The ATO has stepped up its role in the fight against organised crime by working closely with law enforcement agencies to identify and respond to crimes that impact the community.
'By working in close partnership with law enforcement agencies we are getting better at identifying and dealing with criminal acts,' Commissioner of Taxation Michael D'Ascenzo said.
The ATO's relationship with these agencies has evolved significantly in the last three decades. Since the 1980s, as a result of progressive legislative change, the ATO has played a pivotal role in managing this risk to society.
'Taxation is a logical weapon to use against organised crime. While those at the top of the criminal hierarchy can distance themselves from the crime, as long as they are committing these crimes for a profit, they cannot distance themselves from the money,' the Commissioner said.
There are tax impacts in relation to the activities of most organised crime syndicates. The ATO is well-placed to identify unexplained wealth generated from illegal profits.
'At an international level, we are increasingly seeing revenue collection agencies used as a vital source of intelligence and as providers of expertise in financial investigations in the fight against organised crime,' the Commissioner said.
The ATO's role in the fight against organised crime has been strengthened by the development of the Commonwealth Organised Crime Strategic Framework. Contributing to this strategic shift is the ATO's role on the Australian Crime Commission board and the Heads of Commonwealth Operational Law Enforcement Agencies.
'The message is clear: if you do the wrong thing, you will get caught and we will take a hard line. Those who abuse the system do so to the detriment of the Australian community', the Commissioner said.
The ATO contacted a state law enforcement agency and the Australian Crime Commission (ACC) after identifying suspicious GST refund patterns using our refund fraud analytical models. A joint agency operation was established which identified a financial adviser who was assisting organised crime groups launder money through complex business structures. Specific intelligence was gathered through the use of ATO, state police and ACC powers in relation to tax evasion through Phoenixing businesses, fictitious entities, and cash-in-hand payments. These were all strategies designed to avoid tax and superannuation obligations.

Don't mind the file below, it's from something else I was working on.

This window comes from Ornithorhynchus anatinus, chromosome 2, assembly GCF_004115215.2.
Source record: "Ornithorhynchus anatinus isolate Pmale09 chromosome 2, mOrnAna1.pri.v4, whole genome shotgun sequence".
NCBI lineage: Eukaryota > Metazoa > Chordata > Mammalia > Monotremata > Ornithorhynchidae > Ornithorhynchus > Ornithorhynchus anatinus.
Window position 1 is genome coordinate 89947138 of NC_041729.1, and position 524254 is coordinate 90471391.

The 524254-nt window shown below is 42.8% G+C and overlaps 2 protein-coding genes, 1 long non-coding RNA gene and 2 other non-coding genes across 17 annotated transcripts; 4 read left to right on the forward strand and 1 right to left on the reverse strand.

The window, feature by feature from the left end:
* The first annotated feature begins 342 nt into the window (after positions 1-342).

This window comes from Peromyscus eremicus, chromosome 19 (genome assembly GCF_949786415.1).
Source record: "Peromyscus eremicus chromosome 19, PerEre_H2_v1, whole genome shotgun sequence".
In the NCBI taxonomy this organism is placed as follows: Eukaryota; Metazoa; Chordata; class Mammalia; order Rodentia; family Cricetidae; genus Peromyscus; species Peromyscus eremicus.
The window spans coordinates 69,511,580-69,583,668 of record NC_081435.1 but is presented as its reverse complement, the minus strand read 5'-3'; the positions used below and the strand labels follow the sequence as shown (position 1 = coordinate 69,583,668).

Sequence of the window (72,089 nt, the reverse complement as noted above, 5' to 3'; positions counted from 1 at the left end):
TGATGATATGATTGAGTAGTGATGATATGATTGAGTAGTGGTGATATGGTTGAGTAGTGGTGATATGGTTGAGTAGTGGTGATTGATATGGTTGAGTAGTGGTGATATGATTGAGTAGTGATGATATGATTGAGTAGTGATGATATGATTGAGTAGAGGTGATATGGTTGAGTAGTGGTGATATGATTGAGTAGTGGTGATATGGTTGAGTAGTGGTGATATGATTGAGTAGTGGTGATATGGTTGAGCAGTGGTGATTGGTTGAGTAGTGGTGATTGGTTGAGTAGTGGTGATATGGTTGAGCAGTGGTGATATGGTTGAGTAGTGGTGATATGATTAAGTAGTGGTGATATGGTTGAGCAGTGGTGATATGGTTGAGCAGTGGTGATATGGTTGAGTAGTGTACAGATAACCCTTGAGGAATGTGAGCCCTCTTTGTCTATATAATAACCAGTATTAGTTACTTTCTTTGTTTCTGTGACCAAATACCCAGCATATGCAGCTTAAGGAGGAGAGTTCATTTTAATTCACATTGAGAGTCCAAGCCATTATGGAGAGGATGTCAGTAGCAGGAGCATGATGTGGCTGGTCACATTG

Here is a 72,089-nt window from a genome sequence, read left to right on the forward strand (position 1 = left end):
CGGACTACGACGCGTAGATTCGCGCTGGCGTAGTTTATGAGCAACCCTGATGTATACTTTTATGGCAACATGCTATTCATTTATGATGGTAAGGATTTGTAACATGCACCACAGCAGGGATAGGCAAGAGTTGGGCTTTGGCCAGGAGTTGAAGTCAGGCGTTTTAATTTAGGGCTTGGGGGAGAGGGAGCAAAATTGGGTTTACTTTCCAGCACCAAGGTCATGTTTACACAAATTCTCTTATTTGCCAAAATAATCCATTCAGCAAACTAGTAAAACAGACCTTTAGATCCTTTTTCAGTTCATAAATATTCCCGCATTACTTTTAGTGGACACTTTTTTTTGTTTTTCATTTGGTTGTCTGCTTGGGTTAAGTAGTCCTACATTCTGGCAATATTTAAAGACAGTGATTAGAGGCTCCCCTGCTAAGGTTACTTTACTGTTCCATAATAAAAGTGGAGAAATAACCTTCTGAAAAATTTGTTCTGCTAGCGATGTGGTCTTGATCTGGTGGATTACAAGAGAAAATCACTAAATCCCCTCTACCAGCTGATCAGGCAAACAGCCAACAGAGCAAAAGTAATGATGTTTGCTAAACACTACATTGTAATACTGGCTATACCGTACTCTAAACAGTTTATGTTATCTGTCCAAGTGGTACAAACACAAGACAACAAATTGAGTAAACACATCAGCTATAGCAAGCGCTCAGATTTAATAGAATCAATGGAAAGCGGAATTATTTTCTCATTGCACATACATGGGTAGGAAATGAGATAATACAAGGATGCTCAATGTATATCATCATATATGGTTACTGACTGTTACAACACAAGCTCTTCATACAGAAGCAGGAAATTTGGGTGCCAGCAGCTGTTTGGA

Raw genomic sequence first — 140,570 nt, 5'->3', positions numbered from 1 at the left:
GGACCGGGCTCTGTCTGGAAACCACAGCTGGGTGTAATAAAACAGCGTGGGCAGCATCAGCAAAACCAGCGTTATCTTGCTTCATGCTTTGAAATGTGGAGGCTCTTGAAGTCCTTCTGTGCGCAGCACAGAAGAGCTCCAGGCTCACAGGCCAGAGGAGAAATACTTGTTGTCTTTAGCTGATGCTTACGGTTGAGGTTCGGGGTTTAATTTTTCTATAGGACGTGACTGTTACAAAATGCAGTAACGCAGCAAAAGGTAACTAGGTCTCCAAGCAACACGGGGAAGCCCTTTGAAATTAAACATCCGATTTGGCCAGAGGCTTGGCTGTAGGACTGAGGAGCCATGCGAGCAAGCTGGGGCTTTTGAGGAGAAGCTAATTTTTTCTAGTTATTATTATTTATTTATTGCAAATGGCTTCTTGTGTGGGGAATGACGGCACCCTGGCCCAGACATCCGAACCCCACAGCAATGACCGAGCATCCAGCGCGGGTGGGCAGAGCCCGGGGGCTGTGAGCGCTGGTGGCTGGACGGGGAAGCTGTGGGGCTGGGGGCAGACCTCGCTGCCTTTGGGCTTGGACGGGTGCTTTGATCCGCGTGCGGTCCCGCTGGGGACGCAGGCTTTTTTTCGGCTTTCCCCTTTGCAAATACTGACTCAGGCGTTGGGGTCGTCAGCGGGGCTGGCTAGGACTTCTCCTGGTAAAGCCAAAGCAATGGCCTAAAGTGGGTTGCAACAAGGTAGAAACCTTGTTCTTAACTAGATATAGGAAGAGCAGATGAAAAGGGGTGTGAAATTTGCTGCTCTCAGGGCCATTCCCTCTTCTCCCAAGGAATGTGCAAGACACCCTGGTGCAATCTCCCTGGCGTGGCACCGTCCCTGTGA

Based on the initial intelligence the ATO was able to:
- identify all of the financial adviser's clients and potential links to organised crime entities by working with law enforcement agencies
- analyse the client base in comparison to other agents' clients
- identify a number of entities not meeting their current lodgment obligations
- identify significant wealth accumulated through related entities
- compare the wealth of the private group to their tax performance to determine where there was unexplained wealth.
Through working in partnership with law enforcement agencies and designing a coordinated strategy, this sophisticated organised criminal network was dismantled, with 20 individuals being charged with multiple offences, including tax offences. Custodial sentences were significant, with up to nine-and-a-half years applied for the tax offences.
A number of civil sanctions were also applied as a result of subsequent audits, including tax assessments with additional heavy penalties and director penalties applied. Debt collection strategies were also put in place, including garnishee notices, Mareeva injunctions and departure prohibition orders to secure payment for the debts.
The ATO was also able to liaise with the Tax Practitioners Board to ensure that the financial adviser was de-registered and will be unable to practice again once released from prison.
Did you know?
Tax administrations have a long history of working with law enforcement agencies.
Back in the 1920s, Al Capone was one of America's most infamous gangsters, ruling an empire of crime in Chicago that dealt in everything from gambling, prostitution, bootlegging, bribery, narcotics trafficking, protection rackets, murder and more.
For a time he seemed untouchable.
In 1929, the Bureau of Prohibition set about bringing an end to Capone's reign but soon realised that the key to securing the gangster's conviction would ultimately be evidence of Capone's income tax violations gathered by Treasury agents.
On 24 October 1931 Capone was sentenced to 11 years in prison for income tax evasion. He served most of his sentence at Alcatraz and was too sick to carry on with his life of crime when he was released from prison in 1939. He died in 1947.
The successful conviction of Capone set a precedent for future law enforcement officials, with tax evasion becoming an increasingly common way to convict participants in organised crime where more substantial evidence is not available.
Find out more about the Commonwealth Organised Crime Strategic Framework (COCSF).
Find out more about the Heads of Commonwealth Operational Law Enforcement Agencies.
Read the Commissioner of Taxation, Michael D'Ascenzo's speech about the important role the ATO has to play in fighting organised crime.